This was supposed to be under the premise that the Dallas Mavericks would be the No. 6 seed in the Western Conference by mid April.
Now, we have to start questioning if they'll be six, seven or even eight. The Mavericks are in the midst of spiraling downward into a deep abyss that will devour them slowly if this continues. The 102-96 loss to the Detroit Pistons may have been all that's needed to accept the fact Dallas may not even be in the playoffs this year.
But playing devil's advocate is fun, so let's assume Dallas finds the intestinal fortitude to play good basketball down the stretch and jumps back to No. 6. Waiting for them would either be the Oklahoma City Thunder or the Los Angeles Clippers at the third seed.
As it stands, Dallas isn't beating the Clippers or Thunder in a seven-game series. It would be a miracle if Dallas stole one win against either of these two at this current time. With Rick Carlisle's love for three-guard lineups, there are bound to be mismatches. The last time Oklahoma City and the Mavericks got together, Kevin Durant's primary matchup was Devin Harris, because Chandler Parsons plays a lot of small-ball power forward nowadays and Justin Anderson is a rookie that has been banned from stepping on the court for the remainder of time.
Pick your poison. As fate would have it, the Clippers and Mavericks in a playoff series would have all the storylines and trash talk a casual basketball fan could want. DeAndre Jordan and Chandler Parsons would exchange a plethora of verbal jabs and Chris Paul would face off against J.J. Barea and Devin Harris for 40 minutes a night.
But if the Mavericks want to stay around for longer than four games, the Clippers would be the ideal draw. Blake Griffin is bound to return from his suspension/injury dilemma by the time the playoffs start. While the Clippers will overwhelm Dallas offensively with their usual Blake/DeAndre front court, the Mavericks' best bet is to go small which is what they've tried to perfect in recent games.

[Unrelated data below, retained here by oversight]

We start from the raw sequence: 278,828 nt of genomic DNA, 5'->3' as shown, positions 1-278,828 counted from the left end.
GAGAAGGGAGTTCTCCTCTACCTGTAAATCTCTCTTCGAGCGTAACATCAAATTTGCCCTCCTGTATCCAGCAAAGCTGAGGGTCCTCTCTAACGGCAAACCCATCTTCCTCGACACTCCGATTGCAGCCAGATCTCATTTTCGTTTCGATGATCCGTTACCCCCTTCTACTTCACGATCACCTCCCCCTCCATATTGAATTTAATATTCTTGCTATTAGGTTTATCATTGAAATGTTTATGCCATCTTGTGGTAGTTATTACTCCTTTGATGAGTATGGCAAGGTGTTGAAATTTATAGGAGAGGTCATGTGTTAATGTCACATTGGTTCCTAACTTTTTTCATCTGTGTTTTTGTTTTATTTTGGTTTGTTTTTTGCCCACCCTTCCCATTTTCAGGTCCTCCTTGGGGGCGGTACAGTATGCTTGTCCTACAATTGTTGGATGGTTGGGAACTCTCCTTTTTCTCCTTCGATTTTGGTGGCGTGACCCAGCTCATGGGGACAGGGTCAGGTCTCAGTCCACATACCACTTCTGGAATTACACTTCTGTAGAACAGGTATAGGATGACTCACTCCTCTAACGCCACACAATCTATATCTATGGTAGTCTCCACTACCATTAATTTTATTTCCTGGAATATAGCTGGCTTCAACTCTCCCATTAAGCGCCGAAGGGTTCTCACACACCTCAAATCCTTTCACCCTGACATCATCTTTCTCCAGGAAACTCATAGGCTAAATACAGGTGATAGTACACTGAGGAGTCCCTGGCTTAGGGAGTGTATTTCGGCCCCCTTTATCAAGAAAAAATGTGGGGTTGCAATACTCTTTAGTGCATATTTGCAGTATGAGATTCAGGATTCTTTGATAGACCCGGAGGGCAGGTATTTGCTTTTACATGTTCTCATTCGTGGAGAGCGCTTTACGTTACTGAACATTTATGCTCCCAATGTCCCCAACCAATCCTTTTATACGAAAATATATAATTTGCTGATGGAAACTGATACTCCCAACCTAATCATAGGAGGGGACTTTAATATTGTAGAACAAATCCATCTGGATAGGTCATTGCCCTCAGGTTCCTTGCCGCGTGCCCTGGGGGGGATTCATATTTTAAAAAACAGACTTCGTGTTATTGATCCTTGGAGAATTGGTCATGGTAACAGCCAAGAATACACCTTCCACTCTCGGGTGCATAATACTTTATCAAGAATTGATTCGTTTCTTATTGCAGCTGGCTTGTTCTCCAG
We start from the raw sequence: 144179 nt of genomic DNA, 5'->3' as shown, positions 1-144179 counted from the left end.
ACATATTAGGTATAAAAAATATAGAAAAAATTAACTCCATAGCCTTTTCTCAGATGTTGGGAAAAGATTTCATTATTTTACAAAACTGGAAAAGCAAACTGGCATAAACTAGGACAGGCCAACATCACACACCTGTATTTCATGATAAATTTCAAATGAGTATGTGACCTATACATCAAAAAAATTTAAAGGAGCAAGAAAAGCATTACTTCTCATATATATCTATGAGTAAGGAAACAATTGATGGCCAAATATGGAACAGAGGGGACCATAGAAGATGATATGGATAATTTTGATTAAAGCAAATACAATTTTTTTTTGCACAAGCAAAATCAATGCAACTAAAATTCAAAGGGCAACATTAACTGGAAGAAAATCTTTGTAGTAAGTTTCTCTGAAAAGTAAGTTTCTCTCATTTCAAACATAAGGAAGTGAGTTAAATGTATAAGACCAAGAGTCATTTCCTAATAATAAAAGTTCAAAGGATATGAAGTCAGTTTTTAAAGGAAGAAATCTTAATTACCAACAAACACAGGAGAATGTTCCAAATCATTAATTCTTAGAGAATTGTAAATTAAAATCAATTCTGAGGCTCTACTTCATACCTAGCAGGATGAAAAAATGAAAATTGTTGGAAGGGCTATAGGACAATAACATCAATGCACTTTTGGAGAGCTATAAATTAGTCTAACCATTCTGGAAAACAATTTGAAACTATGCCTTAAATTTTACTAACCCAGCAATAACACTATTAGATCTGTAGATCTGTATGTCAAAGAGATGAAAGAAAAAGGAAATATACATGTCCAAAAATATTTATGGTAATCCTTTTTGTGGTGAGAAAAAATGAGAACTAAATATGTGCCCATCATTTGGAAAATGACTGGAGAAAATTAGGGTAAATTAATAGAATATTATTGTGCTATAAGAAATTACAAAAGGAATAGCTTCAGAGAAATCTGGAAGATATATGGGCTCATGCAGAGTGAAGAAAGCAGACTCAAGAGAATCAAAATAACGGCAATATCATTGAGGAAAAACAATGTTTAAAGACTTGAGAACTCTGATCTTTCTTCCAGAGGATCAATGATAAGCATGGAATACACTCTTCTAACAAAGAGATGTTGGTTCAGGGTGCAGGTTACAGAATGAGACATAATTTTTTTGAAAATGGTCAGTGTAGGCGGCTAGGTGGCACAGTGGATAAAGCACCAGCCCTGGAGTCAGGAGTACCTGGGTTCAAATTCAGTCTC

And with this Mavericks team, going small can be really good and maddening at the same time. Putting either Dirk Nowitzki or David Lee at center stretches the floor and draws Jordan (and possibly Blake) away from the rim, allowing more chances at the rim for Parsons or the guards. This small ball approach would work especially well for Parsons, who's shooting 62 percent on shots from three feet or less. He's been terrific at attacking the basket this year.
At the other end, though, Lob City will fire bombs from all angles and destroy the Mavericks from within. Think back to the Houston Rockets series last year. Pick and rolls with Josh Smith and Dwight Howard gave Amar'e Stoudemire and Dirk nightmares. The Clippers would do that, if not more.
Check how the Brooklyn Nets defended this absurdity. It's mainly high screens from Jordan and the lobs from Paul with J.J. Redick provided an extra screen, but everyone's focused on Redick and not the obvious roll from Jordan. Dallas will fall victim to this far too easily.
Dallas will go small as much as it can. No matter the opponent, the Mavericks' flaws will be heightened. Russell Westbrook and Durant do as much damage with their backs to the basket than they do while facing up in iso situations. Tiny Dallas guards going against strong, athletic freaks like Durant and Westbrook is a recipe for disaster.
The Mavericks have a better chance to slow the tempo and force the Clippers to run an offense in the halfcourt, but not by much. L.A. has improved in that aspect due to Griffin expanding his range in the pick-and-roll. Griffin has shot 45.8 percent on two-point baskets from 16 feet this season. It's a near 10 percent jump from a year ago.
That's only part of the battle. The other half of it is rebounding, which Dallas just gave up a 20-rebound game to Jordan not too long ago. Someone will be presented with the daunting task of having to box out DeAndre, and they'll likely be six inches shorter.
Maybe Dallas should run the four-guard lineup and Dirk for a whole game. It worked for two minutes against the Denver Nuggets on Sunday.
Long story short, the Mavericks need to find some way to get back on track and even have a chance to face one of these teams. If not, it'll either be the Golden State Warriors, San Antonio Spurs or nobody in the first round. For Dallas' sake, perhaps nobody would be a better option.